Piety Hill Musings

The ramblings of the 51 year old Rector of St. John's Episcopal Church of Detroit. Piety Hill refers to the old name for our neighborhood. The neighborhood has changed a great deal in the over 150 years we have been on this corner (but not our traditional biblical theology) and it is now known for the neighboring theatres, the professional baseball and football stadiums and new hockey/basketball arena.

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Location: Detroit, Michigan, United States

Thursday, May 22, 2008

Fr. Kenneth Jaggs, SSC - May he rest in peace

I spoke this evening at the Corpus Christi Service about a good and holy priest friend who was buried yesterday in Windsor. Here is an article on him in the Windsor Star




Star staff
The Windsor Star
Sunday, May 18, 2008
Rev. Ken Jaggs died Saturday.
Rev. Ken Jaggs, a well-known Anglican priest in Windsor and founding director of the Teen Health Centre, died Saturday night after a long battle with leukemia.
He was 79.
"He'll leave a hole in a lot of people's hearts," Canon John McIllmurray said Sunday.
McIllmurray, a retired Anglican priest in Windsor, knew Jaggs for 23 years. He said Jaggs was an inspiration, a good man and a faithful believer.
"He had such an effective outreach with people, particularly people who were lost and lonely," McIllmurray said. "And he was faithful to the end."
Jaggs, who continued to lead masses at St. George's Anglican Church in Walkerville despite his progressing illness, told his parishioners that his days were numbered at an emotional Christmas Eve mass last December.
Jaggs was diagnosed in 2000 with a bone marrow disorder, which progressed into acute leukemia in recent years. Doctors had told him he was too old to receive a life-saving bone marrow transplant.
Jaggs recently celebrated his 50th year in the priesthood and had been a pastor at St. George's for 20 years.
Vicki Mikhail, a dietitian with the Teen Health Centre, said centre staff had their chance to say goodbye to Jaggs when he stopped by the clinic about two months ago.
"He came specifically to say goodbye," she said Monday.
Although it was an emotional visit, "he had us in tears, laughing," she said. "He had such a good sense of humour ... and a great way of telling stories. He was always so energetic."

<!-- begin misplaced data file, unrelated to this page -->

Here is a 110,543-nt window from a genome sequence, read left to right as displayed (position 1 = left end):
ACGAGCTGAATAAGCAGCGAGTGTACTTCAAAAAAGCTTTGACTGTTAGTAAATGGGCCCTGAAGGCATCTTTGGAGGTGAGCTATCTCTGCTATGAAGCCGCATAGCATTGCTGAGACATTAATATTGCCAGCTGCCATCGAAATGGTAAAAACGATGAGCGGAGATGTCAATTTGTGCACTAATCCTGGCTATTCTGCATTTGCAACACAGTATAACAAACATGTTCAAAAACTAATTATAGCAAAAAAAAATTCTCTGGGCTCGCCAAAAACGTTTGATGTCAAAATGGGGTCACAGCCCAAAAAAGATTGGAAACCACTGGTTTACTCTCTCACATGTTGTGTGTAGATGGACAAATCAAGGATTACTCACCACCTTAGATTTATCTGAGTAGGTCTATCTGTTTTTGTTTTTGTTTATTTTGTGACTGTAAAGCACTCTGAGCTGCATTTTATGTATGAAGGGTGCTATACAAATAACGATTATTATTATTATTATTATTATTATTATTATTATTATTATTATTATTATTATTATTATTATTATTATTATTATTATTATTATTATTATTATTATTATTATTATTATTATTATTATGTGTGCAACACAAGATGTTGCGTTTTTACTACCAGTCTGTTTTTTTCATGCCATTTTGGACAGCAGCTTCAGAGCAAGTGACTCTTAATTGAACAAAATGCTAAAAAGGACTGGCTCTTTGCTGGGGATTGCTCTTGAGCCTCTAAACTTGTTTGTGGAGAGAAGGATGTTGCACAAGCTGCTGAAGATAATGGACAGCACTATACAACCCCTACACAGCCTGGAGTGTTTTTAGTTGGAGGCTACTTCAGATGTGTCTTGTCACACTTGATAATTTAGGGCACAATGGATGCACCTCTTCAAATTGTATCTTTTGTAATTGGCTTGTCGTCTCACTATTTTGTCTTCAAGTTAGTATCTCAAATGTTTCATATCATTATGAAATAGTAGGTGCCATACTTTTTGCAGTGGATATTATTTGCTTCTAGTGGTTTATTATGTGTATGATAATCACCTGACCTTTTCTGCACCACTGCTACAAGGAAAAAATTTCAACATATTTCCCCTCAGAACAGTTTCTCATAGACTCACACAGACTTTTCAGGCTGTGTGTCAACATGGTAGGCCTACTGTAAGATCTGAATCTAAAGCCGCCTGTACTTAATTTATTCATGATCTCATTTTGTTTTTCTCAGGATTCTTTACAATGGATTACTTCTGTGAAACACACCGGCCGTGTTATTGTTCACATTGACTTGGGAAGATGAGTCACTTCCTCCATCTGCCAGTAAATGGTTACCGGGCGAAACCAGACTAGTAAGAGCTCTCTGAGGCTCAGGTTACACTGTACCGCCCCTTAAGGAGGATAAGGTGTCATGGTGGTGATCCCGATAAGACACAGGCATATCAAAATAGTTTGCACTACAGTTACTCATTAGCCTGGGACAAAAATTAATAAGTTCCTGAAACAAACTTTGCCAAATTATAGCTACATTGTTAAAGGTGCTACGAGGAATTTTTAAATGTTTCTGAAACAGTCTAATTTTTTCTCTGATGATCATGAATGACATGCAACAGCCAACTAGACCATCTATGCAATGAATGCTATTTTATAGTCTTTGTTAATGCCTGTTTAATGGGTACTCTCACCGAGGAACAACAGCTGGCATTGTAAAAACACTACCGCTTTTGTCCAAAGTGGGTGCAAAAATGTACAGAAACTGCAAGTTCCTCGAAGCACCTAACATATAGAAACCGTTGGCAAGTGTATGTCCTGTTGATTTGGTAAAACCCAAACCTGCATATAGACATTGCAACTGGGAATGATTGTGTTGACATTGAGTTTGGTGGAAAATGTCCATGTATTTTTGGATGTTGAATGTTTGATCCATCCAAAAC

Mikhail said she was very saddened by the news of Jaggs' death. She said people in the community can "learn a lot" from Jaggs' life and the way he gave back to the community.
In the 1960s, Jaggs was dispatched into the community to work with troubled young people and to help them turn their lives around. The Teen Health Centre, as it's known today, was established in 1985. Jaggs was also involved with numerous other community organizations, dealing with cancer, autism and other disorders.
Josh Canty, owner of the Border City Boxing Club and a St. George's parishioner, said of Jaggs: "He was a good man and he was always there for us and supported us in every way that he could."
Canty said Jaggs was the chaplain to the boxing club and attended most of the events the club held.
"Father Jaggs did a lot for the community at large and he will be missed by so many people," Canty said.
Jaggs is survived by his wife, Leda and three children Leda (Sasha), Andrew and Elizabeth. In 1989, Jaggs' son David was killed by a drunk driver on a California highway.
Visitation is continuing today at St. George's Anglican Church from 2 to 5 p.m. and from 7 to 9 p.m.
The funeral will be held at the church at 11 a.m. Wednesday.
McIllmurray expects the funeral to be very large. He said the church will be bursting at the seams with mourners. He said Jaggs was a humble man who probably didn't have any idea of the impact he had on people's lives in the area.
- With files from Marty Gervais

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